Moniz chairs MIT’s Energy Initiative which has worked on developing new fuels to meet environmental and economic needs. Some of the bigger contributors and sponsors of the MIT program are major energy companies. This has some environmentalists concerned he may be more partial to energy companies and fossil fuels.
McCarthy is open to questioning because of her role in enforcing clean air regulations on new power plants and automobile exhausts. She has used the authority granted to the EPA under the Clean Air Act and sited by the courts in making her regulations.
There is no question each is a top professional in their area of expertise. Each brings much experience that will be useful in accomplishing their agency’s goals. There is an abundance of challenges for each of them. Some decisions to be made are carry-overs from the last term and will require quick action.
Interior, which is responsible for public lands, drew criticism for not promoting oil and gas development. While U.S. oil and gas production is at an all-time high, very little of the new production has come from public lands even though they hold much potential.
Jewell, who expressed in her Senate confirmation hearing the importance of renewable energy and fossil fuels, picks up this responsibility to include more exploration and production on public lands. She will also need to improve the permitting process for drilling as it has been criticized as being too long and arduous. The offshore and Alaskan drilling would benefit from changes here.
Moniz also has a full agenda. A key decision pending is whether to allow exports of natural gas as LNG. While in recent history the worry was running out of natural gas, with new production methods and much greater supply, the question is whether producers should be allowed to sell in the Asian and European markets where natural gas prices are much higher.
In a hearing for his confirmation, Moniz endorsed exporting natural gas, but said each license would be decided on an individual basis. He is concerned with the financial impact exporting will have on natural gas prices and understands the concerns of many U.S. manufacturers who want low gas price to be market-competitive.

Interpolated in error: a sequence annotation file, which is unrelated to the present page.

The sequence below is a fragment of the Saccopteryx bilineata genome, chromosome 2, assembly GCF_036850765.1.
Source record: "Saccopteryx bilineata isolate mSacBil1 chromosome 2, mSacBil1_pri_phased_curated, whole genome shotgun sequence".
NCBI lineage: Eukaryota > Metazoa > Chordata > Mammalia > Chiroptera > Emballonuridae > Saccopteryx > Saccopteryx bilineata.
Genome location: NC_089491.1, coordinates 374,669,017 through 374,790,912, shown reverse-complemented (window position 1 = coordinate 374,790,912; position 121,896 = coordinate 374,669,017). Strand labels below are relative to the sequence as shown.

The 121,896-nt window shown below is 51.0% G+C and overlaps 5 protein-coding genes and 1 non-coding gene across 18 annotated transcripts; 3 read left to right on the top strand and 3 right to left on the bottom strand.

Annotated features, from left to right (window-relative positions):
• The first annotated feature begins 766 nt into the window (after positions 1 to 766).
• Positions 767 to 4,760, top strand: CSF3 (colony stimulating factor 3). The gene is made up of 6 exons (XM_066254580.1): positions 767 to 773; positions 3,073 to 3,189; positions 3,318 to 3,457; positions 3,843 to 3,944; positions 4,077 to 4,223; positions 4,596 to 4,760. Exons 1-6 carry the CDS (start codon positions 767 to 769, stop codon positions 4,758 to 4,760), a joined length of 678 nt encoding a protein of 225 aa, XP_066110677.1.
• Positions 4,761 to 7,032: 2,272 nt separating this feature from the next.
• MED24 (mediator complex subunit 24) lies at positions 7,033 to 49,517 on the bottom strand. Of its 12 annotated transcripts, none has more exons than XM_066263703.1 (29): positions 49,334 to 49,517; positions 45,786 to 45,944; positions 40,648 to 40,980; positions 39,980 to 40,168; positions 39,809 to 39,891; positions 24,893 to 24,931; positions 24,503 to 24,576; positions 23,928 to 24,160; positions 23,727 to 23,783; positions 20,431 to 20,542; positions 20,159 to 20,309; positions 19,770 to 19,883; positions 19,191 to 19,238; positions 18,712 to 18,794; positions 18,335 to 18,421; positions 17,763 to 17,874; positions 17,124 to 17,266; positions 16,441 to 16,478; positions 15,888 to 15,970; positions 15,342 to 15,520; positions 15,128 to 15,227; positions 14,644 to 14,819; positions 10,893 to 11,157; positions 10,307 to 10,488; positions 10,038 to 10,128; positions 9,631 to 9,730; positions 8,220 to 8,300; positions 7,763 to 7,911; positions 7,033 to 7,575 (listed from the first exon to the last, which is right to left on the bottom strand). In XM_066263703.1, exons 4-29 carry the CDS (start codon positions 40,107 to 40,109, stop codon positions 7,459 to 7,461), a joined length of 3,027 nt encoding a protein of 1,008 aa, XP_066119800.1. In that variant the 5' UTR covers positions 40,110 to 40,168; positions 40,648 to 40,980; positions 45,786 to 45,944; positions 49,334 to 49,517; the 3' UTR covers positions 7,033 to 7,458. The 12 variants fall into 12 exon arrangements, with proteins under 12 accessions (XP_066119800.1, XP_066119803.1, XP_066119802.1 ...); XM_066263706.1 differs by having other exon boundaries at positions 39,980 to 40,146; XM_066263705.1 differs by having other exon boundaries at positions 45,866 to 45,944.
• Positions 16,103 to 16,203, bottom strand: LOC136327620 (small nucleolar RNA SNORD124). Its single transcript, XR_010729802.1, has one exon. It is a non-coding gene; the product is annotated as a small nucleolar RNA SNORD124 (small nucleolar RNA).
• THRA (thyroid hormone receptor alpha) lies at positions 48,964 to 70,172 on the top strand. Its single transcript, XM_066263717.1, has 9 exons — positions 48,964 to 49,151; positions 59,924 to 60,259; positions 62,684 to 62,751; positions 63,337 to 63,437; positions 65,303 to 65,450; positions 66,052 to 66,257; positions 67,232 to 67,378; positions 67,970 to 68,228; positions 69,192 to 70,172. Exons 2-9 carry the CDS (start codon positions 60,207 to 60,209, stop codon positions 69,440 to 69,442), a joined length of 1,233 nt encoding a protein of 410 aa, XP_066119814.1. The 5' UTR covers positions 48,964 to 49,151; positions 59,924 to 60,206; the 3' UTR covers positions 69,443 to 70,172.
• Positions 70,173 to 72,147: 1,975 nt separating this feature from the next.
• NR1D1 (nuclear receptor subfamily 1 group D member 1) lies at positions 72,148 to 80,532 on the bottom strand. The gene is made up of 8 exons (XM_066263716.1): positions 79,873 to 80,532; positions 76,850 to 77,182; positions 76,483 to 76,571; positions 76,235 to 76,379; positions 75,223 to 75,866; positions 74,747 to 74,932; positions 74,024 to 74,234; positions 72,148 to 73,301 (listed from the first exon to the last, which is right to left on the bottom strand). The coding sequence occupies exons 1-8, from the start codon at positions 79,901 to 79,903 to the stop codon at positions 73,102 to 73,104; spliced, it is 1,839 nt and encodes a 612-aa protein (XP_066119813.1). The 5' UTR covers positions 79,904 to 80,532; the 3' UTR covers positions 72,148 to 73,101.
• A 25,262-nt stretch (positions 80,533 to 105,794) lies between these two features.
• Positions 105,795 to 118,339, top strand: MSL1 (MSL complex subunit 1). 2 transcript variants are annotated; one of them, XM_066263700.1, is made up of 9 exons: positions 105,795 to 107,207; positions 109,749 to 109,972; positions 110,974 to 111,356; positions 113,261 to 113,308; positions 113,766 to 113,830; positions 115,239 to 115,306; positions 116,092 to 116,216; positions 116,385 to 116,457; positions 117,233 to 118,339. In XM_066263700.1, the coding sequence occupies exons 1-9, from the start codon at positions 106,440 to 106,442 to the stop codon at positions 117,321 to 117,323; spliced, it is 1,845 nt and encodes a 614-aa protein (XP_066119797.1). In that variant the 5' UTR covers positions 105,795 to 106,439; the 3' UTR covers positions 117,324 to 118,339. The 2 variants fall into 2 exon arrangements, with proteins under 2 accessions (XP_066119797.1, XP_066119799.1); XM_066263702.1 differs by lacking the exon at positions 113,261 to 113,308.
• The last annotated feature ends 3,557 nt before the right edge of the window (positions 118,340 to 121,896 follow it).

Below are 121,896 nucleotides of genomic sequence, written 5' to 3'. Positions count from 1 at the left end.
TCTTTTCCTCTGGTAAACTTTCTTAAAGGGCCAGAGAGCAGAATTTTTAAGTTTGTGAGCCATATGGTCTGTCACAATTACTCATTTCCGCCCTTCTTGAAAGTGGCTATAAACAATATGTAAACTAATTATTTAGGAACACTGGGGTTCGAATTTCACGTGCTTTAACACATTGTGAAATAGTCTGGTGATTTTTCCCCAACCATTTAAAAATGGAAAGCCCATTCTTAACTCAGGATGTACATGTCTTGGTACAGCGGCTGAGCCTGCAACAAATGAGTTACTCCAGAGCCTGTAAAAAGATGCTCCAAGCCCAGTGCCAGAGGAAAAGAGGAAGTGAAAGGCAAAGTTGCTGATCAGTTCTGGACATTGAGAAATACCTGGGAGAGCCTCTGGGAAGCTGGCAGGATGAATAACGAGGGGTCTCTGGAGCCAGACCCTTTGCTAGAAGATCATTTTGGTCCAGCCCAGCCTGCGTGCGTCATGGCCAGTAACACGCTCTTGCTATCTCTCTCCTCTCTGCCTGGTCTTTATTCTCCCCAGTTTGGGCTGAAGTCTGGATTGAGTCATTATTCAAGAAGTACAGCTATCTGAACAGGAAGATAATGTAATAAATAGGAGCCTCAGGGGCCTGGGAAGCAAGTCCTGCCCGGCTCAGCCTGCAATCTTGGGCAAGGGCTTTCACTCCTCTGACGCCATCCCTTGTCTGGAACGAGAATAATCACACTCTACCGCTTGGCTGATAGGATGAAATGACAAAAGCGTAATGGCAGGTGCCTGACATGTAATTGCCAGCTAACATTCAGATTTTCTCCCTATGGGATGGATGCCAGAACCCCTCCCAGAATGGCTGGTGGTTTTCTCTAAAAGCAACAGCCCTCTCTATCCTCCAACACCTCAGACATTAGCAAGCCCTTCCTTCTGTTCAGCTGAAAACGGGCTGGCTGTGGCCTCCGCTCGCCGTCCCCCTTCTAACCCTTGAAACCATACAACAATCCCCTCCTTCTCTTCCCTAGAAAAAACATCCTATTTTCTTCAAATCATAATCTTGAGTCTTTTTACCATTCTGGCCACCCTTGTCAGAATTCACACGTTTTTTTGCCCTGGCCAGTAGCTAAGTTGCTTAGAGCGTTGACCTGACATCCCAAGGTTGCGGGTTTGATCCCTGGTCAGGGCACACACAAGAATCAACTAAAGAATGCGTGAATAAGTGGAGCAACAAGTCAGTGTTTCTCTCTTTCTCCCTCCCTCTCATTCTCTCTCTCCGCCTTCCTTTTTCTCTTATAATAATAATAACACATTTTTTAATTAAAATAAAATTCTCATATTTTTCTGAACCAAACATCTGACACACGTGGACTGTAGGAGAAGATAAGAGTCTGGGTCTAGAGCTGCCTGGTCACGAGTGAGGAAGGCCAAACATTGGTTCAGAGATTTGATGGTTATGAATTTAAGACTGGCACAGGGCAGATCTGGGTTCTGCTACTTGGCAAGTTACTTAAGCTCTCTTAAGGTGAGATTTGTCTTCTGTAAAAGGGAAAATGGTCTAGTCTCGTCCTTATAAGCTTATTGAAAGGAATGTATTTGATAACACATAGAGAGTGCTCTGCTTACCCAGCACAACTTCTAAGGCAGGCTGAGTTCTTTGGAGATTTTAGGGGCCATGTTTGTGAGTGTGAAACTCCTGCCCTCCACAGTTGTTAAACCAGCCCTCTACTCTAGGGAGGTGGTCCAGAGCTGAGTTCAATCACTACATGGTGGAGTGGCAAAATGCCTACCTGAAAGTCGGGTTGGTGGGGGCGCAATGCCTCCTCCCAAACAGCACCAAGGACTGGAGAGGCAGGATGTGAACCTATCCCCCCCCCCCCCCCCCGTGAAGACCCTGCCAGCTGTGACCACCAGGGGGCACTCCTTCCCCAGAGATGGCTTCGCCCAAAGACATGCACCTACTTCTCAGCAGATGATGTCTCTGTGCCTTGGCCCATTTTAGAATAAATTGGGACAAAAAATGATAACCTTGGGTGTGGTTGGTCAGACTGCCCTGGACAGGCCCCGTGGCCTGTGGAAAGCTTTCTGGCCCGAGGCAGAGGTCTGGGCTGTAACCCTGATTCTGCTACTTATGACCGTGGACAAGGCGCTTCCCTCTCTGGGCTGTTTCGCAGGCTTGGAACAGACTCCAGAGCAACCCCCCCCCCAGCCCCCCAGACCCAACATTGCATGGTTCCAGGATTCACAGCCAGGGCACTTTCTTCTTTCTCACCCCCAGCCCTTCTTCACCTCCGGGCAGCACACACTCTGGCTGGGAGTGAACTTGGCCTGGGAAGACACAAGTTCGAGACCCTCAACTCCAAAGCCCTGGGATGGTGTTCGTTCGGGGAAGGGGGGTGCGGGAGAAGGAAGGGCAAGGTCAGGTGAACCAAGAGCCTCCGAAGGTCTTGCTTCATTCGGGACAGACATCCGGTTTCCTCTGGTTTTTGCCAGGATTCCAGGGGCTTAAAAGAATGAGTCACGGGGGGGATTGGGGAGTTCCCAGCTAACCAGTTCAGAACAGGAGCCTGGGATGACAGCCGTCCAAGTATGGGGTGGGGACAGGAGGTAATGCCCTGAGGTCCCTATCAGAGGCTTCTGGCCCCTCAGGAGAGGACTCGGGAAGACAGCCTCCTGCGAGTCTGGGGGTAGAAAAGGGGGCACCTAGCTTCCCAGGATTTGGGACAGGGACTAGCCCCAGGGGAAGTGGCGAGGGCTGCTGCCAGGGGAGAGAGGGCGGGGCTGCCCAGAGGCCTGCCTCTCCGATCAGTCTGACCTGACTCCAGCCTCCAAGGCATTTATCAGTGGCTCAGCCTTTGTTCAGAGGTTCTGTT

In the opposite direction, Moniz would be the leader for achieving independence of foreign oil. Moniz has the benefit of coming into the position as the country’s energy supply has gone from supply short to plentiful. When it comes to energy preference, he appears to be, much like President Obama, an “all of the above” person. He has praised everything from natural gas and nuclear to solar panels and is at ease with fracking in developing natural gas and oil reserves.
Most likely, the biggest challenge will be for McCarthy. Some feel she would likely become the face of that climate change push” as promised by the president. The EPA was very active in the previous term in setting the path for clean air including environmental concerns over climate.
The Washington Post outlined the accomplishments of the past EPA: “The slew of rules the EPA enacted over the past four years included the first greenhouse gas standards for vehicles, cuts in mercury and other toxic pollution from power plants and a tighter limit on soot.”
Recently, the EPA began enforcing new rules on refineries to lower sulfur content in gasoline which is expected to increase fuel prices. This was postponed until after the election to prevent any backlash.
McCarthy carries with her strong experience. At the Office of Air and Radiation she played a key role in developing new soot and mercury emission rules for power plants. She is well-versed in working between government and industry.
While she may turn out to be the president’s “green quarterback”, she does have a good history of working with industry, according to trade people. Even the coal-fired power industry and automobile manufacturers, traditional regulatory adversaries, respect her for her style and consider her an honest broker.
The new agency leaders will have a full slate to test them. To strike the right balance between environmental and economic conditions will be a challenge. Education, knowledge, and negotiating will play major roles in their success!